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Christmas Ornaments

We ended up having a change of plans today and didn’t get the chane to make the cheez-its. We’ll just have to try again tomorrow. Until then, I’ll keep posting previous crafts.

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Both my Dad’s family and my Father in law’s family have a tradition of giving ornaments to the kids at Christmas. I always loved getting to pick out a handmade ornament from grandma and another from one of my aunts. By the time we got married my wife and I could have each had a pretty full Christmas tree and even with a decently large tree we had to choose which ones were going to make it onto the tree. So, once we had our son I knew that I had to start a tradition of making ornaments with him to give out to family members. Even though we had a few months since he was born in August we were too overwhelmed to try to make anything that first year. Luckily we’ve gotten into a nice groove and have been blessed with an exceptionally mild tempered little man.

I’ve found out that you can never overestimate the time that you’ll need to do a craft with a one year old helping you. Since we were doing about 20 of them I gave myself a few months and still barely got them all finished in time. We’re about to start on the ones for this year and hope that we don’t end up finishing at the last minute again.

1/2 cup salt
1/2 cup flour
1/4 cup water
You may have to add a little more water to get the right consistency. You want it slightly damp so that it can be rolled out without cracking, but you don’t want it to be sticky either.
Knead everything into a dough ball and then roll it out. I found that putting a little more flour on it like I was rolling out pizza dough helped.
Now, this is the part that you want to have help if you can get it. It’s much easier to have someone else hold your child in a Superman pose while you press their hand into the dough. You want a nice deep impression, but make sure that you leave a decently thick amount of dough under the handprint or it will tear when you try to move it. Pressing on top of wax paper worked well for me. That let me pick up the print and just peel the paper off the back before putting it on the cookie sheet.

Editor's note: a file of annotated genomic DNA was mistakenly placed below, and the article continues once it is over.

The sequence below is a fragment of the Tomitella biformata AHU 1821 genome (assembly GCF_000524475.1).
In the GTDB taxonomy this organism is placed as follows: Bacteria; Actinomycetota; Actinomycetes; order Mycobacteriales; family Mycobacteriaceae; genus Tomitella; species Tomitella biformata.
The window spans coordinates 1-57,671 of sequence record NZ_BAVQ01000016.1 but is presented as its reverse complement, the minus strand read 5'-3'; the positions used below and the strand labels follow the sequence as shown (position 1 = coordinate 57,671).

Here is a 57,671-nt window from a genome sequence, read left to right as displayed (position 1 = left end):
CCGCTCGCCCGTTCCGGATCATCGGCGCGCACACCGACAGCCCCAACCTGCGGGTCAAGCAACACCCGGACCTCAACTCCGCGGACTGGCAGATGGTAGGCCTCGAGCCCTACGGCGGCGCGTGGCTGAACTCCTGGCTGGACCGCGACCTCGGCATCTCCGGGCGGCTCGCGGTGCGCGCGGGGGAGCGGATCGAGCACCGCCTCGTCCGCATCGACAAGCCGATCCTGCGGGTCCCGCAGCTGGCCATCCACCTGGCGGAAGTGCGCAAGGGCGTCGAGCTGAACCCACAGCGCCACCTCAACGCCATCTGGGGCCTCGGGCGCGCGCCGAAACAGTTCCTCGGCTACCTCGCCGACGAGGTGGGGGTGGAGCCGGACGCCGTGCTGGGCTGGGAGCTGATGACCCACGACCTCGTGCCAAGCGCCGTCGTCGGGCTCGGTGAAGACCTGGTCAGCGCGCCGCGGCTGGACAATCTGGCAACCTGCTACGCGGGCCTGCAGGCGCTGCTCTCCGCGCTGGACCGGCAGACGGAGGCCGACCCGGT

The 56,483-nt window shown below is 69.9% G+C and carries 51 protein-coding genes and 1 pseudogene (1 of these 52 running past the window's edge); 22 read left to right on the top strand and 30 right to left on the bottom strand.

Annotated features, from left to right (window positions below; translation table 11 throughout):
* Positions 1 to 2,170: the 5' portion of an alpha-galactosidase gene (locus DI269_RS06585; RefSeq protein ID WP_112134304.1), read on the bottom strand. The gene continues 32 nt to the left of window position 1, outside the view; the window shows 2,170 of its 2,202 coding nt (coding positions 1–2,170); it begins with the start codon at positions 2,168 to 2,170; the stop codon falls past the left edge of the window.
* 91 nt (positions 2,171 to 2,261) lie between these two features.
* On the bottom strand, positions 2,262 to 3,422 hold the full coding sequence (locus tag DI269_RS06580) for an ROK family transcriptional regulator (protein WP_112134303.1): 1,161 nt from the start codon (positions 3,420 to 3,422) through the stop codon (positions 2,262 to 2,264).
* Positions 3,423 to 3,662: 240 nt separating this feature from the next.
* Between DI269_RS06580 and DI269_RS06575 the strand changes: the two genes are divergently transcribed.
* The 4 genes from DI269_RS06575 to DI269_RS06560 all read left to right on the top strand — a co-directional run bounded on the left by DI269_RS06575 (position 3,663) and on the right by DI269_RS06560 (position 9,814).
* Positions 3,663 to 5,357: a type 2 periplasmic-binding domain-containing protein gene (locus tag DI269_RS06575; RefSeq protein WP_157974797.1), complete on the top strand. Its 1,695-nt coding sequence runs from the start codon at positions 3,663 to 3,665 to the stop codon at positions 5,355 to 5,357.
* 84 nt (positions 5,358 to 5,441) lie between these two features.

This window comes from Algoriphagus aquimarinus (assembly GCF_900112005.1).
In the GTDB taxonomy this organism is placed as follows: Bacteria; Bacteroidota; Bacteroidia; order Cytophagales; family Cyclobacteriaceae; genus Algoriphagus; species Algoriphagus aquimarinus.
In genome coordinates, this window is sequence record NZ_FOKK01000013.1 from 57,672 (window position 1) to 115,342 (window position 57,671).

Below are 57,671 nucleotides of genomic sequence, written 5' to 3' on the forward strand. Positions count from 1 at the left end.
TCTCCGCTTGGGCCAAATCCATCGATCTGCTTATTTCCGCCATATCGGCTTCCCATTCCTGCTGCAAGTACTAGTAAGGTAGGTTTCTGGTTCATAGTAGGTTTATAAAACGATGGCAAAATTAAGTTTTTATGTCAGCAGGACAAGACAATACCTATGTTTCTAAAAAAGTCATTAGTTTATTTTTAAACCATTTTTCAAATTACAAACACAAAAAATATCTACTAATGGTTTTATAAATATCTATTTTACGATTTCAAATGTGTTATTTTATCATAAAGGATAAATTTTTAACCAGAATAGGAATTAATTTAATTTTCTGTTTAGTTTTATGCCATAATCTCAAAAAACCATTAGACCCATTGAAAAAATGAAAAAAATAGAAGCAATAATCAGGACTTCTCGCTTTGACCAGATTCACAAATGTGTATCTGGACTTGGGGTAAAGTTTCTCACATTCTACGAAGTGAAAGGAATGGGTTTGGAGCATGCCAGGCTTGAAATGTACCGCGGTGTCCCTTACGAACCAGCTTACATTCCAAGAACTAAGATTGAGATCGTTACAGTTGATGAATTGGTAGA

Next poke a straw into the dough about where the wrist would be to make a hole for the ribbon. Then I used a paring knife to trim around the hand print.
Bake at 200 for about 3 hours and then flip them and bake for another couple of hours. Once they have dried out pull them out of the oven and let them cool.

A cheap set of paint brushes, some small bottles of acrylic paint (white, red, black, and beige), brush on Mod Podge, spray on Mod Podge, and a small spool of ribbon completed the project.

Luckily I had some clean milk caps the I had saved to let my boy use as coins in his “piggy bank”, which was just an old wipe container. They worked great to hold the paint since I was only using a small amount at a time. For each color I would do one coat on each print and by the time I was done the first print was ready for a second print. I gave myself extra time between colors just to make sure that they didn’t bleed, but if you don’t slop it on there it doesn’t take long to dry.

Getting “the look” was easier once I had done the first one and could have it sitting there as a reference when I painted the subsequent batches.
A small strip of beige across the “face” to make the skin.
Then I did the white in the tip of the thumb on top of the beige for the fur trim and along all the fingers for the beard (put a little bump in the center of the beard for his mustache).
Next came the red for his hat and a small dot at the top of the mustache bump for his nose.